Additional grants are available for eligible businesses. For more information, email email@example.com. Eligible businesses can apply here.
Today, Mayor Joyce Craig has released the final map for the third annual ‘Halloween at City Hall,’ scheduled for Friday, October 30, from 3:00 p.m. to 5:00 p.m. This year’s event will also include ‘Downtown Trick-or-Treat,’ with trick-or-treaters encouraged to visit downtown participating businesses for a Halloween treat.
For two hours, students, parents, and children are invited to come downtown and get a free book from the Bookmobile, meet Mayor Craig, and grab Halloween treats from participating downtown businesses. The expected forecast is chilly with potential snowfall, so participants should expect to bundle up.
“Halloween looks a little different this year, I’m excited to offer a fun, new, and safe way for kids to trick-or-treat downtown this year,” said Mayor Joyce Craig. “I encourage families to come downtown and support local businesses -- just make sure to dress warm and wear a mask!”
Halloween at City Hall will take place outside in City Hall Plaza. All participants are asked to adhere to social distancing and to wear a mask.
Participating organizations include 900 Degrees Neapolitan Pizzeria, Ben & Jerry’s, Boards & Brews, Bonfire Restaurant & Country Bar, Bookery Manchester, City Hall, Creative Framing Solutions, Congressman Chris Pappas’ Office, Cookson Communications, Diz’s Cafe, Foundry, Framers Market, Granite State Candy Shoppe, New Hampshire Fisher Cats, Oscar Mayer Wienermobile, Republic of Campo, WZID, and the YMCA.
October 20, 2020
(Manchester, NH) -- “Homelessness is a crisis affecting our city, communities throughout our state, and throughout our country. For months, we've watched as unsheltered individuals set up an encampment on state-owned land where the Hillsborough North Superior Courthouse is located. And today, it's estimated that approximately 25 people are living on that state-owned land in Manchester.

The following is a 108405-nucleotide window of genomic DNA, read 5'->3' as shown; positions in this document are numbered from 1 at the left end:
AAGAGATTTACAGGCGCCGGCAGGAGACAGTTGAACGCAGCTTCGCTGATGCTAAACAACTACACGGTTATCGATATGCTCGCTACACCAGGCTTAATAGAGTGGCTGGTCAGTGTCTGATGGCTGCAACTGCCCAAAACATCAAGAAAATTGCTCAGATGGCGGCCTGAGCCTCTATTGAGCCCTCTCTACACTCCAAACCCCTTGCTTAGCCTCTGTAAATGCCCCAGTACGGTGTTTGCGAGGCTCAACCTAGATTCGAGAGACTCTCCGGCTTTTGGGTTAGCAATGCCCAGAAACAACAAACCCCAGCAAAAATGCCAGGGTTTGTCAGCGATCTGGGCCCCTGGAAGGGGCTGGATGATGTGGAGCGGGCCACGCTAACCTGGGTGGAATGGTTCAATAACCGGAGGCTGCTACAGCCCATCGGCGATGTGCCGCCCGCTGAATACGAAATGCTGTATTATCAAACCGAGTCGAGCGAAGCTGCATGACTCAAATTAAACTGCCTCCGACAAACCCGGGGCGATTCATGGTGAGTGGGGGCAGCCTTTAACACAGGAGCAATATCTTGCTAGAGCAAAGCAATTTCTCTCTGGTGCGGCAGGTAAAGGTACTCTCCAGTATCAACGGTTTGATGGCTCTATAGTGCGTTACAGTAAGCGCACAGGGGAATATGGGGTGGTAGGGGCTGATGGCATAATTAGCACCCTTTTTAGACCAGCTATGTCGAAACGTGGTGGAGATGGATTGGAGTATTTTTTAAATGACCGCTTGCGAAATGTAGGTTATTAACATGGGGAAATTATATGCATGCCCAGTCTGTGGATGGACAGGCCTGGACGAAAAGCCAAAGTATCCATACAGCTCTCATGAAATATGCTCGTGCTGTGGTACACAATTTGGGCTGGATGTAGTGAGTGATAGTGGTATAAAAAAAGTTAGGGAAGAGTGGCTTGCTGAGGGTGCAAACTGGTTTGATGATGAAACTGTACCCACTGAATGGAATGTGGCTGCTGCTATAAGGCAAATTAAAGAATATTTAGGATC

The City and our local service providers conduct outreach on a daily basis, and police patrol the area to ensure no illegal activity is occurring. While the City is doing everything it can to keep the area safe, the State has jurisdiction over this property.
In September, the State posted “no camping” signs on the state-owned property, but during a recent call, they did not share any plans to move individuals from the location. Throughout the course of the conversation, the State advised that no one, including unsheltered individuals, would be prevented from being on their property, confirmed there’s no curfew, and made it clear that they were focused on an anti-camping provision, not an anti-loitering provision.
The State cannot move individuals from state-owned land unless they can identify a specific bed for each individual, which is the same situation Manchester and other communities are in. This is why for over three years, the City has been advocating that the State increase the number of emergency shelter beds, supportive housing, and affordable housing options statewide.
The State plays a significant role in ensuring that all communities have the tools and resources they need to prevent and end homelessness. However, the last time the State completed a statewide plan to address homelessness was in 2006. The State is now in the same position that Manchester and many other communities are in, where unsheltered individuals are living on public land, with no other sheltering options available.
Winter is around the corner. And while we're actively preparing for emergency winter sheltering and making fatality prevention plans -- the City of Manchester can't solve this problem alone. We all have a shared responsibility to help our most vulnerable residents, and it's past time for the State to acknowledge their role and take action.”
MANCHESTER, NH – On Saturday, October 24, the Manchester City Clerk’s Office, located at City Hall, 1 City Hall Plaza, will be open extended hours from 9:00 a.m. to 2:00 p.m. for ‘Voting Saturday.’ Residents will be able to come in to register to vote, request an absentee ballot or vote absentee in person.
The last day to register to vote at the City Clerk’s office is Wednesday, October 28. However, eligible voters are able to register to vote on Election Day, November 3 at their polling location. Visit the City of Manchester website for more information on how to vote during COVID-19, and where to find your polling location.